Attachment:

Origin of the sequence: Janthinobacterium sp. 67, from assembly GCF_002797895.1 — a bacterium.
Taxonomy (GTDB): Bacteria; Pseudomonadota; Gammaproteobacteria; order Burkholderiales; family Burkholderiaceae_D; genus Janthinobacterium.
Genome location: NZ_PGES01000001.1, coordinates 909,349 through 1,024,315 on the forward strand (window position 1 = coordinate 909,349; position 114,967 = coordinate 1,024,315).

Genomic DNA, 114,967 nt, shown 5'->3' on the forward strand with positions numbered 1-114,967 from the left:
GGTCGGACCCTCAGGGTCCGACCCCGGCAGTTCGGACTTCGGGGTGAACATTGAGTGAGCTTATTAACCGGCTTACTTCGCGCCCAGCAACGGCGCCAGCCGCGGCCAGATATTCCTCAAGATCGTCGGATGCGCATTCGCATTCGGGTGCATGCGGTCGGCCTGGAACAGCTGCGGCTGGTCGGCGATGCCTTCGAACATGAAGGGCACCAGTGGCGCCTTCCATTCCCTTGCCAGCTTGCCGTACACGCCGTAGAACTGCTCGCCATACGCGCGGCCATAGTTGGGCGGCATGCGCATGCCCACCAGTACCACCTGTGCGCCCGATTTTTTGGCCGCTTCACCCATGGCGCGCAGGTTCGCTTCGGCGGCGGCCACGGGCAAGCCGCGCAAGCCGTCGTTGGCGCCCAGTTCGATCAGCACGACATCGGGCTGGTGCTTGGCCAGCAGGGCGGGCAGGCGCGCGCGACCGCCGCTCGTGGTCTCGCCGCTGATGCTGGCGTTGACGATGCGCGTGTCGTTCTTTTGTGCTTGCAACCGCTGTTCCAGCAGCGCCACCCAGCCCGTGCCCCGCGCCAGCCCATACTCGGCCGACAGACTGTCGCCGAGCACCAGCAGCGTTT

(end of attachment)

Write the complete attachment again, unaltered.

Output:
Origin of the sequence: Janthinobacterium sp. 67, from assembly GCF_002797895.1 — a bacterium.
Taxonomy (GTDB): Bacteria; Pseudomonadota; Gammaproteobacteria; order Burkholderiales; family Burkholderiaceae_D; genus Janthinobacterium.
Genome location: NZ_PGES01000001.1, coordinates 909,349 through 1,024,315 on the forward strand (window position 1 = coordinate 909,349; position 114,967 = coordinate 1,024,315).

Genomic DNA, 114,967 nt, shown 5'->3' on the forward strand with positions numbered 1-114,967 from the left:
GGTCGGACCCTCAGGGTCCGACCCCGGCAGTTCGGACTTCGGGGTGAACATTGAGTGAGCTTATTAACCGGCTTACTTCGCGCCCAGCAACGGCGCCAGCCGCGGCCAGATATTCCTCAAGATCGTCGGATGCGCATTCGCATTCGGGTGCATGCGGTCGGCCTGGAACAGCTGCGGCTGGTCGGCGATGCCTTCGAACATGAAGGGCACCAGTGGCGCCTTCCATTCCCTTGCCAGCTTGCCGTACACGCCGTAGAACTGCTCGCCATACGCGCGGCCATAGTTGGGCGGCATGCGCATGCCCACCAGTACCACCTGTGCGCCCGATTTTTTGGCCGCTTCACCCATGGCGCGCAGGTTCGCTTCGGCGGCGGCCACGGGCAAGCCGCGCAAGCCGTCGTTGGCGCCCAGTTCGATCAGCACGACATCGGGCTGGTGCTTGGCCAGCAGGGCGGGCAGGCGCGCGCGACCGCCGCTCGTGGTCTCGCCGCTGATGCTGGCGTTGACGATGCGCGTGTCGTTCTTTTGTGCTTGCAACCGCTGTTCCAGCAGCGCCACCCAGCCCGTGCCCCGCGCCAGCCCATACTCGGCCGACAGACTGTCGCCGAGCACCAGCAGCGTTT